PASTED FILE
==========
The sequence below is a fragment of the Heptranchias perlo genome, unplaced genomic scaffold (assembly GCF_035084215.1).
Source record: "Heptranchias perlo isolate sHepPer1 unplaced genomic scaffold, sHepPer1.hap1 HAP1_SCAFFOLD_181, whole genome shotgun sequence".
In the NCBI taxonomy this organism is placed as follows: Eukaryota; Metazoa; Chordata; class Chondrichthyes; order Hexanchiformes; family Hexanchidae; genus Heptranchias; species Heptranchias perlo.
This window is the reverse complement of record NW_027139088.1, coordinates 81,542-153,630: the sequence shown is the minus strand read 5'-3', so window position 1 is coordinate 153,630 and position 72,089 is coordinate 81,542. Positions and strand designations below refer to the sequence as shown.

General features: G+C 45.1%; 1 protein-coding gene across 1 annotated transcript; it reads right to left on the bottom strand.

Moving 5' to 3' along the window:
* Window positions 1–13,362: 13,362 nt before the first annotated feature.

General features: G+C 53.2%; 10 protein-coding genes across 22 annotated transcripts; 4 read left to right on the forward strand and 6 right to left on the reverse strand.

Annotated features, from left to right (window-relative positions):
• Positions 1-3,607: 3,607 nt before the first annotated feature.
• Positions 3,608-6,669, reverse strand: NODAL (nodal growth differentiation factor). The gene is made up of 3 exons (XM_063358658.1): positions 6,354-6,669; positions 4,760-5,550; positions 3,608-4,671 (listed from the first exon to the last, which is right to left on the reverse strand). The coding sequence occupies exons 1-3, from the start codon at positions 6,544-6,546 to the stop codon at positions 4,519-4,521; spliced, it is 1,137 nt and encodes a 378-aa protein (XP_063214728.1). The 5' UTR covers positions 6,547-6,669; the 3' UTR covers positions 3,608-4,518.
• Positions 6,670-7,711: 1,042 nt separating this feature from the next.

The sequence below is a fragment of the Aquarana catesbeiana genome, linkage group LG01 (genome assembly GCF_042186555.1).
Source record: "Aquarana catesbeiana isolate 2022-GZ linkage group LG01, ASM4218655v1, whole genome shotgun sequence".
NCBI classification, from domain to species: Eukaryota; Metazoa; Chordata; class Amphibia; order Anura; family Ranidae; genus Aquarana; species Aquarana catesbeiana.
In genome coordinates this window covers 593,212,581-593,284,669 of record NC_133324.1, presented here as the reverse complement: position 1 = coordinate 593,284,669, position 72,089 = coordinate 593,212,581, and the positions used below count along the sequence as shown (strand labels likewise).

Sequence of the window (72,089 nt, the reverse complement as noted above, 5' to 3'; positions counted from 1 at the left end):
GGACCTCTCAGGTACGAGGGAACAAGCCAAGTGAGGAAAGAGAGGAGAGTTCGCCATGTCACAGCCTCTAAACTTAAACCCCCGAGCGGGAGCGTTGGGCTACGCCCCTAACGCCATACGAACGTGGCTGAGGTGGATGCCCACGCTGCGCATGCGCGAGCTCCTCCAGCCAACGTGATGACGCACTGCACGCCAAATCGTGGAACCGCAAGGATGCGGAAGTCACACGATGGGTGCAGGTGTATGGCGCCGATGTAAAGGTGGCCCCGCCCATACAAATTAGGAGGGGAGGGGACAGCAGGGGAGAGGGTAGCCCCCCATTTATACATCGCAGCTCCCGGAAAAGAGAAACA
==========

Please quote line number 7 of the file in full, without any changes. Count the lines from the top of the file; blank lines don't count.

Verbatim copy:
* Window positions 1–13,362: 13,362 nt before the first annotated feature.